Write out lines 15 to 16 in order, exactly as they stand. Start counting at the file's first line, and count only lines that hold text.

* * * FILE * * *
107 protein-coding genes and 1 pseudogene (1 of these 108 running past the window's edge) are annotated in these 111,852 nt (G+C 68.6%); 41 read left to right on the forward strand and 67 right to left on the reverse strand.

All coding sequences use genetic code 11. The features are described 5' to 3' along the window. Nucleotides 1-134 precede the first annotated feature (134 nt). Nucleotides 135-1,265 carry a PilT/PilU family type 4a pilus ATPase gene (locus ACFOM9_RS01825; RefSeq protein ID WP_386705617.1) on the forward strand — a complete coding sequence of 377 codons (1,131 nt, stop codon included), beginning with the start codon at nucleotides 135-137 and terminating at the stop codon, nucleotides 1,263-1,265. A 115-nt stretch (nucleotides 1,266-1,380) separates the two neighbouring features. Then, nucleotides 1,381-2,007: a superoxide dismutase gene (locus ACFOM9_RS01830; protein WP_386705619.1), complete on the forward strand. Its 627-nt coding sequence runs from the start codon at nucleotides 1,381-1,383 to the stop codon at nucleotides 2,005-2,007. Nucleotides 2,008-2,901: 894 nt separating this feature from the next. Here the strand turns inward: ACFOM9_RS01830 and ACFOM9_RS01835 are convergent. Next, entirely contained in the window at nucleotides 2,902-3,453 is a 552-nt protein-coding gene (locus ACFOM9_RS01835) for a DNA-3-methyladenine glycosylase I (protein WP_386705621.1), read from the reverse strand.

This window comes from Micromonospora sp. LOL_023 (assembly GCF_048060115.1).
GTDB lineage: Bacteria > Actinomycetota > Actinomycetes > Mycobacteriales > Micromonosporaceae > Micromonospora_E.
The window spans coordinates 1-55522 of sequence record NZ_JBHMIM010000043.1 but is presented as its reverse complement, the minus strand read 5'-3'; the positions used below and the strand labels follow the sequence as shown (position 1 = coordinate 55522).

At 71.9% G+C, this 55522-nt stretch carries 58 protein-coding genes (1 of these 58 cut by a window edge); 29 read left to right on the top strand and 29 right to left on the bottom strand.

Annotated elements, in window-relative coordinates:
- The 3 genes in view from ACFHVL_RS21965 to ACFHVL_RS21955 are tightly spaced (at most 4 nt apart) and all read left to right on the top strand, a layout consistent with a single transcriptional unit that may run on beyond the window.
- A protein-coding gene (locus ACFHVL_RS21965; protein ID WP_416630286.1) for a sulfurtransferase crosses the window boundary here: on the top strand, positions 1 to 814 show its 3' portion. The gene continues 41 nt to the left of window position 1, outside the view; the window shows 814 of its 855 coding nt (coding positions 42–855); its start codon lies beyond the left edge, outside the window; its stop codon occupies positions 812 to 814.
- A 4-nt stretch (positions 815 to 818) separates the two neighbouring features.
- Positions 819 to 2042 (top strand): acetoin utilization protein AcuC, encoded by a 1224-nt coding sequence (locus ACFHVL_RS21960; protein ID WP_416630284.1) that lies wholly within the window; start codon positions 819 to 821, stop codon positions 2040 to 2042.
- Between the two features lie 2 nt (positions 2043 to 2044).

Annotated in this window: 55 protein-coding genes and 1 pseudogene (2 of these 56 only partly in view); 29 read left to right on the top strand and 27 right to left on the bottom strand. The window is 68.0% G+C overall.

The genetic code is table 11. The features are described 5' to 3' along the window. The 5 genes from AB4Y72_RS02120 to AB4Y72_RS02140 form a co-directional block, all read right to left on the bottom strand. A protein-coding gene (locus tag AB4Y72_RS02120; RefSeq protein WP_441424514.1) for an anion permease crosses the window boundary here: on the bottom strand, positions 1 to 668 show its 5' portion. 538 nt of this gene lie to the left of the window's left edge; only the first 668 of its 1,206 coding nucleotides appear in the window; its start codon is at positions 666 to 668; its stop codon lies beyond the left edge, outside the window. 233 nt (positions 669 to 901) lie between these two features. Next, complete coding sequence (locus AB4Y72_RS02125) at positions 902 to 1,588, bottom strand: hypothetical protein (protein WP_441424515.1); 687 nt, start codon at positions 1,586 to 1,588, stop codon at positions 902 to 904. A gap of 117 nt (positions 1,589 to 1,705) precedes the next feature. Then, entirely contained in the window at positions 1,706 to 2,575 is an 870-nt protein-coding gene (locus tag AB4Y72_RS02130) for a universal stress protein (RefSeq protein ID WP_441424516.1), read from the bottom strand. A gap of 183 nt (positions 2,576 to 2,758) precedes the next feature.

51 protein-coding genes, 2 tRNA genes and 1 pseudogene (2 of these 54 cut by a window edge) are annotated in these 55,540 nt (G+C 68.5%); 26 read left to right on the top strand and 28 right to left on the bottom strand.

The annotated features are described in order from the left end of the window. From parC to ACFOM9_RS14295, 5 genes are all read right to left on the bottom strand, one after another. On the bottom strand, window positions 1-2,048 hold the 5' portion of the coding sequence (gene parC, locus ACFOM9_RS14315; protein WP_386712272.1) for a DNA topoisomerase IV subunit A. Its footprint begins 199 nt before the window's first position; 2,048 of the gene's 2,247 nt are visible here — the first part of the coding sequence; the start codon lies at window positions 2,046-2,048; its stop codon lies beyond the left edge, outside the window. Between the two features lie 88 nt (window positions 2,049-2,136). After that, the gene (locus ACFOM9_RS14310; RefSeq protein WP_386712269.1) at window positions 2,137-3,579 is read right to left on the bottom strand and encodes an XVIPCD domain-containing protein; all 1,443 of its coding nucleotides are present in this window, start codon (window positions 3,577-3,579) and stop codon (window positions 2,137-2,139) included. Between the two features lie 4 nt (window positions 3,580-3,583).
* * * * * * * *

51 protein-coding genes, 2 tRNA genes and 1 pseudogene (2 of these 54 cut by a window edge) are annotated in these 55,540 nt (G+C 68.5%); 26 read left to right on the top strand and 28 right to left on the bottom strand.

The annotated features are described in order from the left end of the window. From parC to ACFOM9_RS14295, 5 genes are all read right to left on the bottom strand, one after another. On the bottom strand, window positions 1-2,048 hold the 5' portion of the coding sequence (gene parC, locus ACFOM9_RS14315; protein WP_386712272.1) for a DNA topoisomerase IV subunit A. Its footprint begins 199 nt before the window's first position; 2,048 of the gene's 2,247 nt are visible here — the first part of the coding sequence; the start codon lies at window positions 2,046-2,048; its stop codon lies beyond the left edge, outside the window. Between the two features lie 88 nt (window positions 2,049-2,136). After that, the gene (locus ACFOM9_RS14310; RefSeq protein WP_386712269.1) at window positions 2,137-3,579 is read right to left on the bottom strand and encodes an XVIPCD domain-containing protein; all 1,443 of its coding nucleotides are present in this window, start codon (window positions 3,577-3,579) and stop codon (window positions 2,137-2,139) included. Between the two features lie 4 nt (window positions 3,580-3,583).